Robert Herz, FASB chairman, estimated this week that a convergence of U.S. GAAP with the International Reporting Standards (IFRS) would not occur for 10 to 15 years, the Ohio Society of CPAs is reporting. Herz made the prediction at a meeting of the Financial Crisis Advisory Group (FCAG), a joint body assembled by FASB and the International Accounting Standards Board (IASB) to provide financial reporting advice in light of the current credit crisis.
Herz's projection came on the same day the comment period closed on the SEC's proposed Roadmap for the potential use of financial statements prepared in accordance with IFRS. The timeline for a full convergence in the proposed roadmap is 2011, with a mandatory filing for all public companies required in 2014.
The SEC extended the comment period for the proposed roadmap in January after receiving just 35 comment letters – many those requesting an extension.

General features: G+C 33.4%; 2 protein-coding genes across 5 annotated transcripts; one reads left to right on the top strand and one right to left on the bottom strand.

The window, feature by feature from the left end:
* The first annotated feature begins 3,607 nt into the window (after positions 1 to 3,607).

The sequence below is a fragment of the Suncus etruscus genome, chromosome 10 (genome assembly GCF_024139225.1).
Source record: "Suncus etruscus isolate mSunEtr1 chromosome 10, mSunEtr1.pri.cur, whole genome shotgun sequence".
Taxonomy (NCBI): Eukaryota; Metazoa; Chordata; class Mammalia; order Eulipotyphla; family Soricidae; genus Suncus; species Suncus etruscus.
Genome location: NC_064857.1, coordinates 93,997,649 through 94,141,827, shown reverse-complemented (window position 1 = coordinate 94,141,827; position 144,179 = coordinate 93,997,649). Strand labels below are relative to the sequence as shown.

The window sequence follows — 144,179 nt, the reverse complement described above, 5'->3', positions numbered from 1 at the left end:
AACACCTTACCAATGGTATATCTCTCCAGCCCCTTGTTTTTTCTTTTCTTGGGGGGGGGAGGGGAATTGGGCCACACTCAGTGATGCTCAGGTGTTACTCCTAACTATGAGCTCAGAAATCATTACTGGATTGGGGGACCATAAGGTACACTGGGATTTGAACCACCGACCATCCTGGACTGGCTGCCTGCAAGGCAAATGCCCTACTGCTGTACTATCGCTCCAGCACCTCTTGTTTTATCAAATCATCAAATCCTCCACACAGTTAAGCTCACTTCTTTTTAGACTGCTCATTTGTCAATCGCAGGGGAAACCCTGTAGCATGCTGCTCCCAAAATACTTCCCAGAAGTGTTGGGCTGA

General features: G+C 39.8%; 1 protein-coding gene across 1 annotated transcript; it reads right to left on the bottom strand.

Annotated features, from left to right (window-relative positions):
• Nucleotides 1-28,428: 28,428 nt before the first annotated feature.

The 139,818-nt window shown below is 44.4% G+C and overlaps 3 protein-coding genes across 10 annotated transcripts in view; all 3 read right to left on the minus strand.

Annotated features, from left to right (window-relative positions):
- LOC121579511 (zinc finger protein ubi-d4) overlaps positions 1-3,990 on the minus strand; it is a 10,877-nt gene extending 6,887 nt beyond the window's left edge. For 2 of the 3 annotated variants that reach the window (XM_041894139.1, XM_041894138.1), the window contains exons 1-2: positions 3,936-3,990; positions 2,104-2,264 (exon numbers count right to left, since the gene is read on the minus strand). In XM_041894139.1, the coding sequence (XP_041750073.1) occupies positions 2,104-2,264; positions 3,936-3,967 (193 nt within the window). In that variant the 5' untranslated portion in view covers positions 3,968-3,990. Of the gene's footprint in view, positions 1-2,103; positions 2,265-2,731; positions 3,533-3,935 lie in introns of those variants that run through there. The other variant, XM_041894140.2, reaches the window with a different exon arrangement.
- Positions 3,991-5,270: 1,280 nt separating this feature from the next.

The proposed roadmap was one of the final projects completed by former SEC chair Christopher Cox. His successor, Mary Schapiro, has been silent regarding her views on the proposed roadmap, after initially questioning the roadmap during confirmation hearings.
Given Schapiro's initial critical view of the roadmap and Herz’s outlook on the likelihood of settling on a date certain, companies are dealing with greater uncertainty regarding investing in an IFRS roadmap that may or may not proceed as currently outlined. Both the SEC and FASB have been silent but diligent in reprioritizing their staff’s efforts to focus on the current credit crisis and mortgage meltdown.
FCAG attendees were surprised with Herz’s estimate for the convergence timeline. There is speculation that reluctance in the U.S. to "flick the switch" is stunting IFRS development and "there will be pressure to cut the U.S. loose" from the process. Harvey Goldschmid, a former SEC commissioner and FCAG co-chair noted that the U.S. must "get on or off the train."